Appoint the crisis co-ordinator - the person calling the shots.  They must have an in-depth knowledge of the organisation and be sufficiently senior to have decision making capabilities.

  • Alert Key Stakeholders

Different crises will require the involvement of different people from within the organisation.  As a basic rule of thumb, ensure all communication functions and legal are fully aware from the outset.  Prepare front-line staff – anyone who answers calls from outside the organisation (venue, box office, registration company...).  The designated senior spokesperson should be involved early and kept informed of the situation as it evolves.

  • Get Your Facts Straight

Exactly what has happened? Gather relevant information as quickly as possible to assess the scope of the issue. Maintain perspective - a few rogue tweets do NOT make a crisis. Write it all down to keep track of emerging information and share with the core crisis team.

  • First Response

As soon as possible, get a statement up online.  It should be factual, honest and to the point.  Even if you don’t have all the information – or indeed a solution – it is imperative that you acknowledge that there is an issue and that it has the full attention of the organisation. 

  • Say Sorry

Particularly if people are involved – or if anyone has been hurt. Always follow a people-first strategy. Clarify the position with legal first to ensure messaging is not compromising the organisation.

  • Own Up

If you’ve got something wrong, say so. Customers appreciate brand honesty and it will go a long way towards rebuilding brand trust. It is OK to hold your hands up from the outset but inform your legal team first.

  • Stop Outbound Messages

You don’t want anything to contradict what you’re saying – or to trivialise the crisis.

  • Monitor Conversation in real time

Crises often take an unexpected turn – new footage emerges, new commentators join the conversation, additional information comes to light.

  • Share Frequent Updates

Don’t provide a running commentary, but do keep your audience updated. If you share specific timings, stick to them. It’s a good – if small – opportunity to start to rebuild brand trust.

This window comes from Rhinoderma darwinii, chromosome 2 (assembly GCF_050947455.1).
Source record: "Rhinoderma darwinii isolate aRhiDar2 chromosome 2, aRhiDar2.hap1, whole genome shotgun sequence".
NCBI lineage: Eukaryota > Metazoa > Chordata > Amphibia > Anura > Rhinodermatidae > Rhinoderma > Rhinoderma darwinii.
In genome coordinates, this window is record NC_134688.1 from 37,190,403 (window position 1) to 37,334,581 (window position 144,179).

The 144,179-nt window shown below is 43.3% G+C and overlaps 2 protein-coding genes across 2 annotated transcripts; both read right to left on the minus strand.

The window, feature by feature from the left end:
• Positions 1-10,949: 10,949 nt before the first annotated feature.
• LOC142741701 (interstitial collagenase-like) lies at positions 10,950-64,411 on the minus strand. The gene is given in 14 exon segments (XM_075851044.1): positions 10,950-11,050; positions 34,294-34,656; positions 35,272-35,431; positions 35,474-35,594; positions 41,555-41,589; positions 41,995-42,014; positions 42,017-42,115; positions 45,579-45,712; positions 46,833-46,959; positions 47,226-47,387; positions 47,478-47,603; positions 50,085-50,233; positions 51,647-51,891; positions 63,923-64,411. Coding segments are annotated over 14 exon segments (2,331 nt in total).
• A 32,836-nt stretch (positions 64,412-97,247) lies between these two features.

• Don’t Hate the Haters (at least not immediately)

People will want to vent their frustration and they need the opportunity to do so. However, it’s not open season on your brand, so try to take negative comments offline as quickly as possible onto DM, email or phone. If they won’t engage with you, try again.  Rule of thumb is to give them two chances.

  •  Monitor News Outlets

If the issue spreads from social into traditional media, the phones are about to start ringing. Ensure a well-briefed, well-prepared comms team is on hand to deal with the media. The same rules apply: Be honest, be open, say what you can, commit to putting things right.

  • Keep all Stakeholders Up to Date

From the senior team to frontline staff.  They are all your ambassadors and will likely be asked what happened (later in the pub).  Ensure they are briefed on what’s happened and how it has been resolved.

  • Learn Your Lessons

Once the crisis is over, take time to review how you did.  There are always lessons to be learned.  Look at every aspect with a focus on timings and organisational agility – and tweak your crisis plan for next time.   

And finally….

The worst time to start planning your crisis response is mid-crisis.  The biggest piece of advice is to spend time and effort mapping out what could go wrong – before it does.  Appoint the crisis team ahead of time.  Identify a crisis co-ordinator, as well as a deputy

List potential scenarios against their likelihood of happening, as well as the level of disruption they would create.  Prepare for these scenarios with the appointed crisis team.  Draft statements ahead of time.  Even if they need to be tweaked on the spot/mid crisis, it’s easier to do that than having to start from scratch. 

In short, be prepared! 

Marilyn Jarman will be delivering a series of marketing webinars in partnership with the AEO. The next one of the series will be on Friday 30th November and will cover social media best practice.